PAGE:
Amy Finlay-Jeffrey

    Postgraduate research student

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    Research Interests

    The canon of Irish literature, which has only within recent decades been expanded to include women writers, still privileges writing in which heterosexuality is the norm. More specifically, the history of lesbian fiction in Ireland has until recently, been largely unwritten. However, legal changes and the decriminalisation of homosexuality in Ireland have produced a new space for lesbian writers-or those dealing with lesbian themes- to explore the “coming out” story, as well as offering new alternatives to the stereotyping that has hallmarked their liminal identification. Scholarly interest in Irish lesbian writing has been growing but there is still much research needed in this area. My thesis considers the role of lesbian identity in Irish literature from the nineteenth century to the present. It provides a historical analysis of lesbian identification in Irish fiction and seeks to discover links which have developed in representation throughout the centuries.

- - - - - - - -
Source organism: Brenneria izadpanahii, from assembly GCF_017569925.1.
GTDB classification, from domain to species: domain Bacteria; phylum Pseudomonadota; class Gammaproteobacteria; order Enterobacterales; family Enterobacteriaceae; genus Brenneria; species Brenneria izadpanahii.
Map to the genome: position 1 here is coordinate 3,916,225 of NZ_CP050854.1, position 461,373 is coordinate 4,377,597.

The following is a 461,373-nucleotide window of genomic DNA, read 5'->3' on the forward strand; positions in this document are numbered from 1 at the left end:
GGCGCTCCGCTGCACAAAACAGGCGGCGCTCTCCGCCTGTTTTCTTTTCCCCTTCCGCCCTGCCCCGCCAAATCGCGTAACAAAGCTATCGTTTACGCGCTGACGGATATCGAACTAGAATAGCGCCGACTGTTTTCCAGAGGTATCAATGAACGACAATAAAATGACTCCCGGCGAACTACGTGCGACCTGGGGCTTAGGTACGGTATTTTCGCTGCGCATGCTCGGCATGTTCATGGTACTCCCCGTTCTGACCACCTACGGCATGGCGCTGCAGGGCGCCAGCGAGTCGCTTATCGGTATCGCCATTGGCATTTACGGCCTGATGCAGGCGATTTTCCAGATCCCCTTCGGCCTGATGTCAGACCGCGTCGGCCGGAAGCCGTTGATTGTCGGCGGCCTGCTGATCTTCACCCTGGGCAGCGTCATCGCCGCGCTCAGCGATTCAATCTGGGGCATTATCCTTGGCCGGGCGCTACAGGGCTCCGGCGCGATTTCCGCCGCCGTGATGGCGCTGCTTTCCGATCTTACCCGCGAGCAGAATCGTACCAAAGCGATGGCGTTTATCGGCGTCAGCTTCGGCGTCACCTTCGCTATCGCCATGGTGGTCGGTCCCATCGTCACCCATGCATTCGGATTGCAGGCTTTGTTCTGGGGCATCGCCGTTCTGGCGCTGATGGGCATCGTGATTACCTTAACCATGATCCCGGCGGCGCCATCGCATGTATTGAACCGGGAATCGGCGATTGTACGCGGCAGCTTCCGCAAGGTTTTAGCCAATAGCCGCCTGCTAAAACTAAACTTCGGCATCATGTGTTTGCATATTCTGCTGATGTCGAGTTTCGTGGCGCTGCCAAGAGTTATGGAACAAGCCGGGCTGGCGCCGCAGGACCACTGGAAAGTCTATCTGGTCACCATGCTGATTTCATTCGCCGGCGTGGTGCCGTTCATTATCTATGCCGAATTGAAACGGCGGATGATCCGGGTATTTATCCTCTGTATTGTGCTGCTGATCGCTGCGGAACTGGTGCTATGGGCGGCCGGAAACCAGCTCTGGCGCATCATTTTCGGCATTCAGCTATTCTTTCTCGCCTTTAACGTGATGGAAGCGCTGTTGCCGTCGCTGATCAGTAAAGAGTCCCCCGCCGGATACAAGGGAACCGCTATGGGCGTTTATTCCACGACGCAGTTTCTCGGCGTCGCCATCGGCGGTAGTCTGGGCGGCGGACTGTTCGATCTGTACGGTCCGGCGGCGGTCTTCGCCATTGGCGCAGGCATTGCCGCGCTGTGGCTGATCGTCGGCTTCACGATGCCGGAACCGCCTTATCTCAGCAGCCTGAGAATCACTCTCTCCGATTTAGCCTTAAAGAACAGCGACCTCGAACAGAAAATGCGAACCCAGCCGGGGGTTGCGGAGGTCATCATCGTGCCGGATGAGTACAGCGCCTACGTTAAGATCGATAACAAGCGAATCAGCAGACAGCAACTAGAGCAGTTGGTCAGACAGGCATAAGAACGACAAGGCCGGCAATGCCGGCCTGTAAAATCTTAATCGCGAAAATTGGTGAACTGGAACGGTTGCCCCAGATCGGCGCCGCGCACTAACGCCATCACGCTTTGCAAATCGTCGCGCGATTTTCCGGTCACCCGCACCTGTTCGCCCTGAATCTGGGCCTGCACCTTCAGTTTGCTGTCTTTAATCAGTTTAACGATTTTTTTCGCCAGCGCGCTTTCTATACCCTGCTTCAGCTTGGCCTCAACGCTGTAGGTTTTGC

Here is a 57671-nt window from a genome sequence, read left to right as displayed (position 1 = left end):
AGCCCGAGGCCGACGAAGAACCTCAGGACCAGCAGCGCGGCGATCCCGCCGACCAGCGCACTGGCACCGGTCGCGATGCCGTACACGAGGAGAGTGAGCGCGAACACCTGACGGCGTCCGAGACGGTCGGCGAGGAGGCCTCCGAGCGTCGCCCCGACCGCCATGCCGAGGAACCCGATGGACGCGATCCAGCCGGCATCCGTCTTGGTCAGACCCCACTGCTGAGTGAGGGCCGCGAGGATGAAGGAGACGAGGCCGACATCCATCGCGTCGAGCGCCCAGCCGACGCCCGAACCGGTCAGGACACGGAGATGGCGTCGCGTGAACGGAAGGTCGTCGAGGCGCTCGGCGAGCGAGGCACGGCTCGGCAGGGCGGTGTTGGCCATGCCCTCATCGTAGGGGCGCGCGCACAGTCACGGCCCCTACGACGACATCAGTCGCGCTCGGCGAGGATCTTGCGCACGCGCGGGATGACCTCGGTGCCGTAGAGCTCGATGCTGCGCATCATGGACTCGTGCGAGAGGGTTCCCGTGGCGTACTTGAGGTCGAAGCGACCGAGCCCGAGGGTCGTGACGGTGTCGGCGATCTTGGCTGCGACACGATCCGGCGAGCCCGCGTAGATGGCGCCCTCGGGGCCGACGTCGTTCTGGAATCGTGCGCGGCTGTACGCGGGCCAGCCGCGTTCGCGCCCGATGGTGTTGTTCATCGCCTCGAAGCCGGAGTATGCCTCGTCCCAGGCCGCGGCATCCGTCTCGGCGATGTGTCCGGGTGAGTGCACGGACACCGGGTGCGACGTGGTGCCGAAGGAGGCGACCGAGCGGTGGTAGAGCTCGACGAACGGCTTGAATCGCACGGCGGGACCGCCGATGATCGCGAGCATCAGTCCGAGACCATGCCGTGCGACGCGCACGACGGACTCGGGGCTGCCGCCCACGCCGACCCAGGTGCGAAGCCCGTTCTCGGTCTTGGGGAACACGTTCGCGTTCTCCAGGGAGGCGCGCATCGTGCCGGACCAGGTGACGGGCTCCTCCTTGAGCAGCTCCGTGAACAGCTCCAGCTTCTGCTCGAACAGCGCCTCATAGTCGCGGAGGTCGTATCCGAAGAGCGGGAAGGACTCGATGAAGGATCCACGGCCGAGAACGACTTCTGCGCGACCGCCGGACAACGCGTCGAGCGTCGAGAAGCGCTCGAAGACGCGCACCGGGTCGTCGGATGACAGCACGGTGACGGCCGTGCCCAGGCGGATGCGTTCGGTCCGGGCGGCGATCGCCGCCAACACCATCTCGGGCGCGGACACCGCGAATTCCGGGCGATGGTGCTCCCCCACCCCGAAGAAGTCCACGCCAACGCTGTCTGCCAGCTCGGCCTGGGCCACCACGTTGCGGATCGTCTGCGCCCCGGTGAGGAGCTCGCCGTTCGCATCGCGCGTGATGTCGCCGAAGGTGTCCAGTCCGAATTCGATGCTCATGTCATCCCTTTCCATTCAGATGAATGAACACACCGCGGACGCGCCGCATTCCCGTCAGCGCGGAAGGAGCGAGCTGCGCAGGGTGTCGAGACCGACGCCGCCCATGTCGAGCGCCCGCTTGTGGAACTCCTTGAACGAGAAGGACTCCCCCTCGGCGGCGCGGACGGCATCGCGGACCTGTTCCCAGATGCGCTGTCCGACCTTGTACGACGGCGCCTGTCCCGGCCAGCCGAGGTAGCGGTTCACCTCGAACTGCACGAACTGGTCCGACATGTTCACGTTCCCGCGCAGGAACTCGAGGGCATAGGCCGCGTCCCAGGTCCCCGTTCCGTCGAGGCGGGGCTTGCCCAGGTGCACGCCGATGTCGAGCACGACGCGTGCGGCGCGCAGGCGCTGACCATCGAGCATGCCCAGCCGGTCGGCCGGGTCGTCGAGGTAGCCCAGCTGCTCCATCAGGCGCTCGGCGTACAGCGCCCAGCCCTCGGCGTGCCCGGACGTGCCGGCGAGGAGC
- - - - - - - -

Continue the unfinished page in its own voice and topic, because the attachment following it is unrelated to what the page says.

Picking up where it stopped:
I have taught on the following modules at stage two undergraduate: 

    ENG2081: Irish Literature. I received 4.6 out of 5 in student feedback. 


    I am the membership and liasion officer for Sibeal Feminist and Gender Studies Network, Ireland/Northern Ireland's only network for postgraduare and early career researchers working in Feminism and Gender Studies. 

    In 2017 I was awareded the Helen McQuittan Prize for the study of Northern Irish Women's Literature. 

    In 2017 I was selected as a junior scholar to present at Queering Ireland, a prestigious international conference of Irish queer studies in the University of South Carolina. 


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    Contribution to conference papers, events and activities

    ID: 17425137